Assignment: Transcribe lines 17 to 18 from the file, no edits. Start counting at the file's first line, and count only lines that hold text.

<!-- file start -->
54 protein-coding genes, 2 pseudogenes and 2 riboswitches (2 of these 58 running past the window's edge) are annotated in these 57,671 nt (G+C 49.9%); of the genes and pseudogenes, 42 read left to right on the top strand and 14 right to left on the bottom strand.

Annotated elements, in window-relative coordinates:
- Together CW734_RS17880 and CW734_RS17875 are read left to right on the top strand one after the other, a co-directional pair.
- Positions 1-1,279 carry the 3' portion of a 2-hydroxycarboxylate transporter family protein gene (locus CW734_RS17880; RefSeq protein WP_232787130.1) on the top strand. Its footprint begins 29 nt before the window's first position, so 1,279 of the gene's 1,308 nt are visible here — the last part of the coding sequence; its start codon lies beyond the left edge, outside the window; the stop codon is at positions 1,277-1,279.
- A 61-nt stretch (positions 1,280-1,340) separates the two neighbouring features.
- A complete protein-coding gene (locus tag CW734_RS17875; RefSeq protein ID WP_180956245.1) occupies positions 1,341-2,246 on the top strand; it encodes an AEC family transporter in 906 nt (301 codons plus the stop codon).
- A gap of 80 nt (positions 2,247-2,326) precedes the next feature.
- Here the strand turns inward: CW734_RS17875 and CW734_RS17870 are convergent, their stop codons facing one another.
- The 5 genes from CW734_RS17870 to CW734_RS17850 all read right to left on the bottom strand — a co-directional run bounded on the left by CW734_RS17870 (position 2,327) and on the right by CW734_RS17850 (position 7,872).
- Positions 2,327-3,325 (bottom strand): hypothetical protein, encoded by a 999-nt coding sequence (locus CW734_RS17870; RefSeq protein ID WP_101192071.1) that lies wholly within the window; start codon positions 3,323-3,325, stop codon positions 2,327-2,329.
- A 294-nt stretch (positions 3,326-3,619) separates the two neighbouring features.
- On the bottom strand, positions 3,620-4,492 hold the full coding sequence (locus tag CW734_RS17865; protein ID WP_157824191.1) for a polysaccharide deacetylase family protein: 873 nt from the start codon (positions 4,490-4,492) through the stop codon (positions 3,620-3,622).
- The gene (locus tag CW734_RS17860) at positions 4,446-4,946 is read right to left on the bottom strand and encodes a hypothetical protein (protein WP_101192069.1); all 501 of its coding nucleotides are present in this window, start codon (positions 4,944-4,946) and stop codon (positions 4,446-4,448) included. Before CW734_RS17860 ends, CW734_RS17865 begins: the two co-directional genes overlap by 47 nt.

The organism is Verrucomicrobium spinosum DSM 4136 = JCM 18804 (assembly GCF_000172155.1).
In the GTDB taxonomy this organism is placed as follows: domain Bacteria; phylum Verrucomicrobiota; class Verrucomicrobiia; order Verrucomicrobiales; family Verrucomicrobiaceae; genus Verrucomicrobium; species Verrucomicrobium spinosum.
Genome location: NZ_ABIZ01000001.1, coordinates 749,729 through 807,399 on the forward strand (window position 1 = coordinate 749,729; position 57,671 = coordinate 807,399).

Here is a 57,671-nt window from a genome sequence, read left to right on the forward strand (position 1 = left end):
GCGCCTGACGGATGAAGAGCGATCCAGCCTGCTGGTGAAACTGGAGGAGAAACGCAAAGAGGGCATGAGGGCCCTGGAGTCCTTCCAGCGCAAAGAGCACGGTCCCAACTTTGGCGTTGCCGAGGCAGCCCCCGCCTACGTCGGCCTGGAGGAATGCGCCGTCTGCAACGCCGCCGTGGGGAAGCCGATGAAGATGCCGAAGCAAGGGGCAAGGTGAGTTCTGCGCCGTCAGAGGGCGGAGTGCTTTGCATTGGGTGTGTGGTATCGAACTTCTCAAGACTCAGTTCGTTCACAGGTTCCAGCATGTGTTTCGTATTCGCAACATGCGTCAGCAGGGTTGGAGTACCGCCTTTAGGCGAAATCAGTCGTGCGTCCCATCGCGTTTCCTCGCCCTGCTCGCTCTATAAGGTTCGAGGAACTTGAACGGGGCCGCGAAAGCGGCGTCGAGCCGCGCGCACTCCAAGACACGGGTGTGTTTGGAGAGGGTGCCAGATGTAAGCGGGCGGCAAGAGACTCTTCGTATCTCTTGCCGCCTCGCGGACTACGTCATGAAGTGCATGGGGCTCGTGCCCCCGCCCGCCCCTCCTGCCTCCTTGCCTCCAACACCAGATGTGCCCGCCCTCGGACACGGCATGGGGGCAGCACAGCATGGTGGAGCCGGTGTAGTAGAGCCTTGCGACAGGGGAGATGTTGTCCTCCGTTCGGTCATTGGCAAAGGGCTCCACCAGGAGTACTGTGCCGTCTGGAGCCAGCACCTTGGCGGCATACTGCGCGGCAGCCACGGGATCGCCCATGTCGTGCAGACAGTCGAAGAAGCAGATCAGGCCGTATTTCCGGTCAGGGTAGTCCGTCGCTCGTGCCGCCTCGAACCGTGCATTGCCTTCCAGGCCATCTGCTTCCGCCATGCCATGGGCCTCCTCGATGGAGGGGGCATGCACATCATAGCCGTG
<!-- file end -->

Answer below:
Here is a 57,671-nt window from a genome sequence, read left to right on the forward strand (position 1 = left end):
GCGCCTGACGGATGAAGAGCGATCCAGCCTGCTGGTGAAACTGGAGGAGAAACGCAAAGAGGGCATGAGGGCCCTGGAGTCCTTCCAGCGCAAAGAGCACGGTCCCAACTTTGGCGTTGCCGAGGCAGCCCCCGCCTACGTCGGCCTGGAGGAATGCGCCGTCTGCAACGCCGCCGTGGGGAAGCCGATGAAGATGCCGAAGCAAGGGGCAAGGTGAGTTCTGCGCCGTCAGAGGGCGGAGTGCTTTGCATTGGGTGTGTGGTATCGAACTTCTCAAGACTCAGTTCGTTCACAGGTTCCAGCATGTGTTTCGTATTCGCAACATGCGTCAGCAGGGTTGGAGTACCGCCTTTAGGCGAAATCAGTCGTGCGTCCCATCGCGTTTCCTCGCCCTGCTCGCTCTATAAGGTTCGAGGAACTTGAACGGGGCCGCGAAAGCGGCGTCGAGCCGCGCGCACTCCAAGACACGGGTGTGTTTGGAGAGGGTGCCAGATGTAAGCGGGCGGCAAGAGACTCTTCGTATCTCTTGCCGCCTCGCGGACTACGTCATGAAGTGCATGGGGCTCGTGCCCCCGCCCGCCCCTCCTGCCTCCTTGCCTCCAACACCAGATGTGCCCGCCCTCGGACACGGCATGGGGGCAGCACAGCATGGTGGAGCCGGTGTAGTAGAGCCTTGCGACAGGGGAGATGTTGTCCTCCGTTCGGTCATTGGCAAAGGGCTCCACCAGGAGTACTGTGCCGTCTGGAGCCAGCACCTTGGCGGCATACTGCGCGGCAGCCACGGGATCGCCCATGTCGTGCAGACAGTCGAAGAAGCAGATCAGGCCGTATTTCCGGTCAGGGTAGTCCGTCGCTCGTGCCGCCTCGAACCGTGCATTGCCTTCCAGGCCATCTGCTTCCGCCATGCCATGGGCCTCCTCGATGGAGGGGGCATGCACATCATAGCCGTG